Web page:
Writer owes Schmitt, readers apology
Mark Boslough's Jan. 24 My View, "Climate-change deniers ignore science," reached a new depth of vitriol and dishonesty in the debate over climate change.
He should apologize to Harrison Schmitt, the staff and supporters of The Heartland Institute, and readers of The New Mexican and formally retract his false factual statements.
While there is little disagreement among scientists that the Earth's climate warmed in the second half of the 20th century, there is no broad agreement as to the causes of the warming, its impacts on human health or animal habitat, whether the warming trend will continue in the 21st century, or, importantly, what if anything should be done about it. Boslough is either ignorant of this fact or dishonest when he claims otherwise.
The lack of consensus among scientists is demonstrated by every survey conducted of scientists, by the 31,000 American scientists who signed a petition specifically rejecting the claim that man-made emissions of greenhouse gases are disrupting Earth's climate, and by new research appearing nearly every day in leading scientific journals.
If you doubt this, visit the website of the Nongovernmental International Panel on Climate Change at www.nipccreport.org and read the reviews of the latest scientific discoveries.
Boslough falsely accuses Harrison Schmitt of making a false statement in 2009 about Arctic sea ice having returned to 1989 levels, and then failing to correct the error. In fact, National Snow and Ice Data Center records show conclusively that in April 2009, Arctic sea ice extent had indeed returned to and surpassed 1989 levels.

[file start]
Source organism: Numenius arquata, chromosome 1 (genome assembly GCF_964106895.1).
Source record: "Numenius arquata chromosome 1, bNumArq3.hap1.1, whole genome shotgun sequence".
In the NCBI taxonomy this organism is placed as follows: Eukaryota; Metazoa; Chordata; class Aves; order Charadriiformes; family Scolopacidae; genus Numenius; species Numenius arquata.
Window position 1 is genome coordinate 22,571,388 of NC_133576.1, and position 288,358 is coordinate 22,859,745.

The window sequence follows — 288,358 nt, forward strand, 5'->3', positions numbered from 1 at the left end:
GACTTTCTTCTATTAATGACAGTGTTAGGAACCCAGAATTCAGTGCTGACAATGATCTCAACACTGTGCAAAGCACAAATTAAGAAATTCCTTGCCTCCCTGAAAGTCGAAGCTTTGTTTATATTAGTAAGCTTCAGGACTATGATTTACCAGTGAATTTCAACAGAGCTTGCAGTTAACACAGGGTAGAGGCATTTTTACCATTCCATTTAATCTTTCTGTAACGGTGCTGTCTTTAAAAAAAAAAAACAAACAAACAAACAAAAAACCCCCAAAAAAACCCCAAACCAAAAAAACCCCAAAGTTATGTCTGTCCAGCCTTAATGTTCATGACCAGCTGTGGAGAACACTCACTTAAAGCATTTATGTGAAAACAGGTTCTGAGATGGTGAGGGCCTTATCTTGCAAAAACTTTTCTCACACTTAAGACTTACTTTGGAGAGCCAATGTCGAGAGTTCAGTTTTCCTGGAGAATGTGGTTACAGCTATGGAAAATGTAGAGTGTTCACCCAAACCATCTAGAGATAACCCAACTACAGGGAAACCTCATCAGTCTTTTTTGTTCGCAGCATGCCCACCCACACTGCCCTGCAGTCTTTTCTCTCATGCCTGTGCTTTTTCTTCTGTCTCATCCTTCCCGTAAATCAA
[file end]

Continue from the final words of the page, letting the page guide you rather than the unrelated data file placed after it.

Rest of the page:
Boslough unleashed a series of outright lies about my organization, The Heartland Institute. Heartland is not a "right-wing organization"; we are center-right, exactly where about 70 percent of the American people are.
We have never "generate(d) reports containing, among other things, fabricated temperature data and doctored graphs." These are very serious charges, yet Boslough offered no evidence or examples to support his allegations because he cannot. They are simply lies.
Boslough claims that "denialist rhetoric" may have contributed to "violent threats" (sic) made against a speaker he had invited to a conference. Threats of violence have no place in any debate about science or policy, so this is indeed inexcusable.
But I doubt that Boslough or his friends have received nearly the amount of hate mail or been threatened as often as members of my staff and I during the past four years for simply pointing out that there are two sides to the climate-change debate. Even this short essay is likely to unleash another torrent of slander and threats.
Unlike Boslough and his allies, global-warming realists don't, by implication, compare people who disagree with them to Holocaust deniers. That is a disgusting rhetorical trick that is likely and perhaps even calculated to inflame the emotions of people, some of whom may be mentally unbalanced.
Perhaps Boslough believes that by defaming those who disagree with him, he can take the public's attention off the myriad flaws in his own global-warming theories.
Perhaps he believes facts are irrelevant, and telling lies about his opponents is a justifiable means to some higher end. Either way, it is regrettable that The New Mexican allowed itself to be used by a man willing to use such tactics.
Civil discourse has no room for bullies like Mark Boslough. He should apologize to his victims and then be banned from future debates on this topic.
Joseph L. Bast is president of The Heartland Institute, a 27-year-old national nonprofit research organization with offices in Chicago and Washington, D.C.